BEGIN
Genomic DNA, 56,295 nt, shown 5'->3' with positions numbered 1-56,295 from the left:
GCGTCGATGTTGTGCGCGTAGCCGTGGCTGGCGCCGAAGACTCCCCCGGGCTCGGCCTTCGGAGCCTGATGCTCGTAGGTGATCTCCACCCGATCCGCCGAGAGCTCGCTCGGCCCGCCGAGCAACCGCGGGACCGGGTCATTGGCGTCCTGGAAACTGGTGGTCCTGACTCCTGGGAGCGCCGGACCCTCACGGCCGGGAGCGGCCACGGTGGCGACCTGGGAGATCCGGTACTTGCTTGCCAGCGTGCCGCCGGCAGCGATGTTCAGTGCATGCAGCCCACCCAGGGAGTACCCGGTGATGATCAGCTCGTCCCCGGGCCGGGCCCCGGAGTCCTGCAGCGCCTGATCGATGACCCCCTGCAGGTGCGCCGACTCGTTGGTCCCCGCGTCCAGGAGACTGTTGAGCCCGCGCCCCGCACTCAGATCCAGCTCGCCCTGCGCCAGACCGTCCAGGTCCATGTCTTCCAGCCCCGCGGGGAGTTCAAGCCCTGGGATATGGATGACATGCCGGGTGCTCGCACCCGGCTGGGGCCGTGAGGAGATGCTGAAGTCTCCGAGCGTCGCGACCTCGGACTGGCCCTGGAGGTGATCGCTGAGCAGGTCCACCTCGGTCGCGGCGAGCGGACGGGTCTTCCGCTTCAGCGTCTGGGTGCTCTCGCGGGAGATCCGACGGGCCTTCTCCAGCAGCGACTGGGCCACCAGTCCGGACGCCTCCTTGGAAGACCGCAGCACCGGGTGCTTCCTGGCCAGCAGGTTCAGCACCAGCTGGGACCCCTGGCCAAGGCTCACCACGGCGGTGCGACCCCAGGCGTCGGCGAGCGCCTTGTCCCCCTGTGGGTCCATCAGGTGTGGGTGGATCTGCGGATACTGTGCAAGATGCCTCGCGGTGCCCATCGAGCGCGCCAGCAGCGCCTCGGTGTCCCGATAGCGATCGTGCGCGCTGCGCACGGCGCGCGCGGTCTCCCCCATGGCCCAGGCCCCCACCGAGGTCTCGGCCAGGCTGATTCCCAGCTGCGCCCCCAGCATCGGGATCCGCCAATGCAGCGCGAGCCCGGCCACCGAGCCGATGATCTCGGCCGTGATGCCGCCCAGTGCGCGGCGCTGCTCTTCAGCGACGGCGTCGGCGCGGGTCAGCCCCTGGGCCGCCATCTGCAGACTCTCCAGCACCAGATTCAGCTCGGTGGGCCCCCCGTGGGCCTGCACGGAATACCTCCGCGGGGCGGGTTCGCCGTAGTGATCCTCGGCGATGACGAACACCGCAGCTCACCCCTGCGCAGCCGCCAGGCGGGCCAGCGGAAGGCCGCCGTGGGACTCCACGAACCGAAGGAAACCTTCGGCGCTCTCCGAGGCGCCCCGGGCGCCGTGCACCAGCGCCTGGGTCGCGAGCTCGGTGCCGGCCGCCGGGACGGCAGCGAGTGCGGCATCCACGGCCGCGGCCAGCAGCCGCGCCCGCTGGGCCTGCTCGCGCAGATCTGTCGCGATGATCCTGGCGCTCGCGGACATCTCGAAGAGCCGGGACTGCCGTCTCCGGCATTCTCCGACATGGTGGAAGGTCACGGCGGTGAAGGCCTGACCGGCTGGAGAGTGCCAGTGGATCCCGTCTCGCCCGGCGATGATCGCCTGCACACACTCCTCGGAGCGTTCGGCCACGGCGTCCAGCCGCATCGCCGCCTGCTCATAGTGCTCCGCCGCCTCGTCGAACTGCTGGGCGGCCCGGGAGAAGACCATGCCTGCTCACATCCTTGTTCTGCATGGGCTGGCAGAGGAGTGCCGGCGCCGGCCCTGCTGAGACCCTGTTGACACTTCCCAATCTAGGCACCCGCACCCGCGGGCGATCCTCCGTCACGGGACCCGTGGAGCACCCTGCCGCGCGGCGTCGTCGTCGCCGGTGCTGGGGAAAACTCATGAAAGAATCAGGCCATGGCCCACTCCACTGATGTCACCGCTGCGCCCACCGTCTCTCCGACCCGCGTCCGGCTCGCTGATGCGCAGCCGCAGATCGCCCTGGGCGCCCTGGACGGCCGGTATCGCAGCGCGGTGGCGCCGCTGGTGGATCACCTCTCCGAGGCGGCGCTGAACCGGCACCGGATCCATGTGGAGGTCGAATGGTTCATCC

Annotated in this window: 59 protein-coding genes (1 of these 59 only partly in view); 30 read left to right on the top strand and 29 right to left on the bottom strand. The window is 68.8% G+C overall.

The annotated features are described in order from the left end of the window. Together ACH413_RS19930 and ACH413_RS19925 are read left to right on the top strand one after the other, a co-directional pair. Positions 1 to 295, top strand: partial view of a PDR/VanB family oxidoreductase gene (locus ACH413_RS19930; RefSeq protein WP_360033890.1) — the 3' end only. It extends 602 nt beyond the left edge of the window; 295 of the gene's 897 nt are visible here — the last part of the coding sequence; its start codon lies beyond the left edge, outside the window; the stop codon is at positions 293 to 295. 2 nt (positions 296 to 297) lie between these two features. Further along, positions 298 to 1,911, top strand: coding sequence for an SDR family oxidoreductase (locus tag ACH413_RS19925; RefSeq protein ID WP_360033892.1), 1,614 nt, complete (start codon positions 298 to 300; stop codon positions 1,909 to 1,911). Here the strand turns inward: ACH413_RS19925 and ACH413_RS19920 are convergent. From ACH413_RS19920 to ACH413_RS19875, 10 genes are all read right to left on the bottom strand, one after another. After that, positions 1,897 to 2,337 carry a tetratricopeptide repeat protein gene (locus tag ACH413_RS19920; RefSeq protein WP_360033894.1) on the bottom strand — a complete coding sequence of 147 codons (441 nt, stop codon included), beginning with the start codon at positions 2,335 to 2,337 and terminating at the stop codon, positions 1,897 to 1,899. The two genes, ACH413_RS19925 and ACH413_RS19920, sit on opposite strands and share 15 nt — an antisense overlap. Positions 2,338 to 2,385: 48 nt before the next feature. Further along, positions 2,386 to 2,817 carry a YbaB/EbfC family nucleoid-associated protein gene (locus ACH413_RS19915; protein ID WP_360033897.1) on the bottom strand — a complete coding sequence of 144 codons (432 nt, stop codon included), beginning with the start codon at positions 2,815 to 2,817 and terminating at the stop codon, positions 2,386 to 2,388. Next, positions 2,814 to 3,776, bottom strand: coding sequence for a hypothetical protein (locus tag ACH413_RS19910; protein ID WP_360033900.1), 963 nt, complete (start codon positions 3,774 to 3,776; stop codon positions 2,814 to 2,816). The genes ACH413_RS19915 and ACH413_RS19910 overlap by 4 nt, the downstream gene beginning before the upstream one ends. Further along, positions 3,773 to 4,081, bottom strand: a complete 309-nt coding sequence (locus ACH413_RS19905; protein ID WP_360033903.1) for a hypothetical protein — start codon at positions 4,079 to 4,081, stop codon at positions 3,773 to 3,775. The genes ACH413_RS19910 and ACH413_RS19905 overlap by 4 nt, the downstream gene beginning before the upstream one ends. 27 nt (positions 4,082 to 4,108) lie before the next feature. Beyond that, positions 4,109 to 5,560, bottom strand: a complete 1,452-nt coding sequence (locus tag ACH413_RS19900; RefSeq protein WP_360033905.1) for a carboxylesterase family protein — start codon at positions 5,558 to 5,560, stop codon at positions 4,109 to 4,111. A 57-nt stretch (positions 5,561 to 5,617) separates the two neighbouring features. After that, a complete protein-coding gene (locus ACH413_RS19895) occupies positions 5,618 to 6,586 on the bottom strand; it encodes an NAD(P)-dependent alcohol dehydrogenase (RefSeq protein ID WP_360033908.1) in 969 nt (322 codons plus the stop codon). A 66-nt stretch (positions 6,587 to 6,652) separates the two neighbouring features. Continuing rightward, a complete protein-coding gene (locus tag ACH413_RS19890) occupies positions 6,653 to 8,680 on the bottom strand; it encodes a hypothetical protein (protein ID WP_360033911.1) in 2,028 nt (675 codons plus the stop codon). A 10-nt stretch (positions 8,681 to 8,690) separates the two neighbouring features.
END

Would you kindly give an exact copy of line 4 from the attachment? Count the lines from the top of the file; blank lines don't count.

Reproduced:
The annotated features are described in order from the left end of the window. Together ACH413_RS19930 and ACH413_RS19925 are read left to right on the top strand one after the other, a co-directional pair. Positions 1 to 295, top strand: partial view of a PDR/VanB family oxidoreductase gene (locus ACH413_RS19930; RefSeq protein WP_360033890.1) — the 3' end only. It extends 602 nt beyond the left edge of the window; 295 of the gene's 897 nt are visible here — the last part of the coding sequence; its start codon lies beyond the left edge, outside the window; the stop codon is at positions 293 to 295. 2 nt (positions 296 to 297) lie between these two features. Further along, positions 298 to 1,911, top strand: coding sequence for an SDR family oxidoreductase (locus tag ACH413_RS19925; RefSeq protein ID WP_360033892.1), 1,614 nt, complete (start codon positions 298 to 300; stop codon positions 1,909 to 1,911). Here the strand turns inward: ACH413_RS19925 and ACH413_RS19920 are convergent. From ACH413_RS19920 to ACH413_RS19875, 10 genes are all read right to left on the bottom strand, one after another. After that, positions 1,897 to 2,337 carry a tetratricopeptide repeat protein gene (locus tag ACH413_RS19920; RefSeq protein WP_360033894.1) on the bottom strand — a complete coding sequence of 147 codons (441 nt, stop codon included), beginning with the start codon at positions 2,335 to 2,337 and terminating at the stop codon, positions 1,897 to 1,899. The two genes, ACH413_RS19925 and ACH413_RS19920, sit on opposite strands and share 15 nt — an antisense overlap. Positions 2,338 to 2,385: 48 nt before the next feature. Further along, positions 2,386 to 2,817 carry a YbaB/EbfC family nucleoid-associated protein gene (locus ACH413_RS19915; protein ID WP_360033897.1) on the bottom strand — a complete coding sequence of 144 codons (432 nt, stop codon included), beginning with the start codon at positions 2,815 to 2,817 and terminating at the stop codon, positions 2,386 to 2,388. Next, positions 2,814 to 3,776, bottom strand: coding sequence for a hypothetical protein (locus tag ACH413_RS19910; protein ID WP_360033900.1), 963 nt, complete (start codon positions 3,774 to 3,776; stop codon positions 2,814 to 2,816). The genes ACH413_RS19915 and ACH413_RS19910 overlap by 4 nt, the downstream gene beginning before the upstream one ends. Further along, positions 3,773 to 4,081, bottom strand: a complete 309-nt coding sequence (locus ACH413_RS19905; protein ID WP_360033903.1) for a hypothetical protein — start codon at positions 4,079 to 4,081, stop codon at positions 3,773 to 3,775. The genes ACH413_RS19910 and ACH413_RS19905 overlap by 4 nt, the downstream gene beginning before the upstream one ends. 27 nt (positions 4,082 to 4,108) lie before the next feature. Beyond that, positions 4,109 to 5,560, bottom strand: a complete 1,452-nt coding sequence (locus tag ACH413_RS19900; RefSeq protein WP_360033905.1) for a carboxylesterase family protein — start codon at positions 5,558 to 5,560, stop codon at positions 4,109 to 4,111. A 57-nt stretch (positions 5,561 to 5,617) separates the two neighbouring features. After that, a complete protein-coding gene (locus ACH413_RS19895) occupies positions 5,618 to 6,586 on the bottom strand; it encodes an NAD(P)-dependent alcohol dehydrogenase (RefSeq protein ID WP_360033908.1) in 969 nt (322 codons plus the stop codon). A 66-nt stretch (positions 6,587 to 6,652) separates the two neighbouring features. Continuing rightward, a complete protein-coding gene (locus tag ACH413_RS19890) occupies positions 6,653 to 8,680 on the bottom strand; it encodes a hypothetical protein (protein ID WP_360033911.1) in 2,028 nt (675 codons plus the stop codon). A 10-nt stretch (positions 8,681 to 8,690) separates the two neighbouring features.